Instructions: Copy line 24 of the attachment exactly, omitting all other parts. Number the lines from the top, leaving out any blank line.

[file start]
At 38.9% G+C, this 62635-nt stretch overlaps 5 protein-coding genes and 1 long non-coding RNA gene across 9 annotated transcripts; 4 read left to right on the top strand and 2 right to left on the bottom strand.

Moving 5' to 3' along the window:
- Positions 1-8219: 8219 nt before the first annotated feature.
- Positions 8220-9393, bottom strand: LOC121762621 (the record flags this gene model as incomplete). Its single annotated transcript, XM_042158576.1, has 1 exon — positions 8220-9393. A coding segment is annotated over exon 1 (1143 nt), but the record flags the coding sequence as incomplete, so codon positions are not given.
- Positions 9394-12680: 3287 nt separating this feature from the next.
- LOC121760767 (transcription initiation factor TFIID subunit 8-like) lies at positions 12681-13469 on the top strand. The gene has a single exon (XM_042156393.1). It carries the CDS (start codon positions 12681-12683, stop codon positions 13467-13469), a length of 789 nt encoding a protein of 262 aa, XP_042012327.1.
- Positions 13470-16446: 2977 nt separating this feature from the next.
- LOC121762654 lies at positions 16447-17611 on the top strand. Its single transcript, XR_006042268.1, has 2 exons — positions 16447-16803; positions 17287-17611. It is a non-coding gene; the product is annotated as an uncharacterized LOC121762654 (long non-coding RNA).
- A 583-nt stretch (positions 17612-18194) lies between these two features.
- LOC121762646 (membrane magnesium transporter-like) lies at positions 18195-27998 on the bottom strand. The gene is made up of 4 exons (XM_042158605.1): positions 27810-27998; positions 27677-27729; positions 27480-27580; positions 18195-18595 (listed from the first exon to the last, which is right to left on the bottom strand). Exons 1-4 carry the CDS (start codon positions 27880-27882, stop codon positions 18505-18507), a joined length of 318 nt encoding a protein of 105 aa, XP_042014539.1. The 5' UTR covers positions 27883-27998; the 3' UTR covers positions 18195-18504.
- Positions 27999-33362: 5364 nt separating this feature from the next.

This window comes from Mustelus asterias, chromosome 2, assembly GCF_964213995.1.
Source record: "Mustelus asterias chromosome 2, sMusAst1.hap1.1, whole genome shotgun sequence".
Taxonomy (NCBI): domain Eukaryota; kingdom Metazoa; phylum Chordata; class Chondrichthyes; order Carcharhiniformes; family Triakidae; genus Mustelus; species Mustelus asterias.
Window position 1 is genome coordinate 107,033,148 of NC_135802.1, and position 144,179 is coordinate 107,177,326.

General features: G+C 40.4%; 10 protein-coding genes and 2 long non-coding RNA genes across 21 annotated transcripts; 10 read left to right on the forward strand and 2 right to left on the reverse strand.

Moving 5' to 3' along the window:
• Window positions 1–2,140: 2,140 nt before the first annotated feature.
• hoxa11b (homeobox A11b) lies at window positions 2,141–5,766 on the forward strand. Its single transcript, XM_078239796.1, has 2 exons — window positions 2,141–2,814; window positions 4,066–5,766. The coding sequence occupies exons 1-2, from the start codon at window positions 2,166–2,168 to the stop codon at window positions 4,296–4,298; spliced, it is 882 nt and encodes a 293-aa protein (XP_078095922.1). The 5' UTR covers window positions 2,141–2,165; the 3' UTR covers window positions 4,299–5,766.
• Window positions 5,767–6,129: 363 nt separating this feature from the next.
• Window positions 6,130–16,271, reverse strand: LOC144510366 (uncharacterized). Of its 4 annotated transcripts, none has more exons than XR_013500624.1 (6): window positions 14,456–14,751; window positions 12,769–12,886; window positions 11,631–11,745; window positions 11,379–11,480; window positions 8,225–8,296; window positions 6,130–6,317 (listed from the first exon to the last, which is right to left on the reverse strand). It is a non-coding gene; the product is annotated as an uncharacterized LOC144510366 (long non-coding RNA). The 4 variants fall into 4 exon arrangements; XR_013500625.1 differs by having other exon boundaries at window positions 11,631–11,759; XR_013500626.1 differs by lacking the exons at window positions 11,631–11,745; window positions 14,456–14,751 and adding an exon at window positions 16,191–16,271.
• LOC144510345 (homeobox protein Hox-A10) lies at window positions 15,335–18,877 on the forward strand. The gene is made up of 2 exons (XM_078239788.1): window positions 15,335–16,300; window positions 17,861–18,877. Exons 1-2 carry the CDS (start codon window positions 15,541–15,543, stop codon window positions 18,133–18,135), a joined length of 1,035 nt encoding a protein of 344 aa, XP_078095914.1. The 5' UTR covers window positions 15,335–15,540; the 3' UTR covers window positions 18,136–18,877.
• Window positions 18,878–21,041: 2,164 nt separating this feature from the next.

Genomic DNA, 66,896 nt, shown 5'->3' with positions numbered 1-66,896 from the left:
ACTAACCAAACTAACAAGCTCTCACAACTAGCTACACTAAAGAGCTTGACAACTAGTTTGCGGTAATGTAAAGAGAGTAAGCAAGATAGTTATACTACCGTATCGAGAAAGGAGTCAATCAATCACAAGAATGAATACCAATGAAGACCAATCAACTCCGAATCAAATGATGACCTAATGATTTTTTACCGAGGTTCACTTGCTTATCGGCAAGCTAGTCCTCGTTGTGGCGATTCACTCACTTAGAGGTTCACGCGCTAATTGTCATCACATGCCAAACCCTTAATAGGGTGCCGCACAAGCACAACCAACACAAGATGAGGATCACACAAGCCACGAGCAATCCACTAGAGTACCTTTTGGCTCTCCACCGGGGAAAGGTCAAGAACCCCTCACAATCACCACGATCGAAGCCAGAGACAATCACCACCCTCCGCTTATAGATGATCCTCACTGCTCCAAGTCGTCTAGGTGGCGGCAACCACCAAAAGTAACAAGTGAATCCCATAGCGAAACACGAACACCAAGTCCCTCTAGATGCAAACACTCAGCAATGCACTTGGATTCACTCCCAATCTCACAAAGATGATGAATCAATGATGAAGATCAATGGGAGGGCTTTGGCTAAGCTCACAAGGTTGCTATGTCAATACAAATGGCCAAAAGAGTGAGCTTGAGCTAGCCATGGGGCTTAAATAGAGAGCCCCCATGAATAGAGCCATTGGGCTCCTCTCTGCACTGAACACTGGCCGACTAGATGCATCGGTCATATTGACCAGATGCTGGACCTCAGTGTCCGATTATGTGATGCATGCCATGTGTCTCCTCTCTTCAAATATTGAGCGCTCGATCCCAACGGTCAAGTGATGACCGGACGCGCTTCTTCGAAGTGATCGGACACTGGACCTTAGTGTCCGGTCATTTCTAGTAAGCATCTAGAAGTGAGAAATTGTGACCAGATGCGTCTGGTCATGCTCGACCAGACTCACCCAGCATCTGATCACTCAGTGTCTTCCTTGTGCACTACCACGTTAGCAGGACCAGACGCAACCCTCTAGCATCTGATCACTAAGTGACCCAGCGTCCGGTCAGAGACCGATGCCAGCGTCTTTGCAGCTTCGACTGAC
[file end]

Genomic DNA, 66,896 nt, shown 5'->3' with positions numbered 1-66,896 from the left: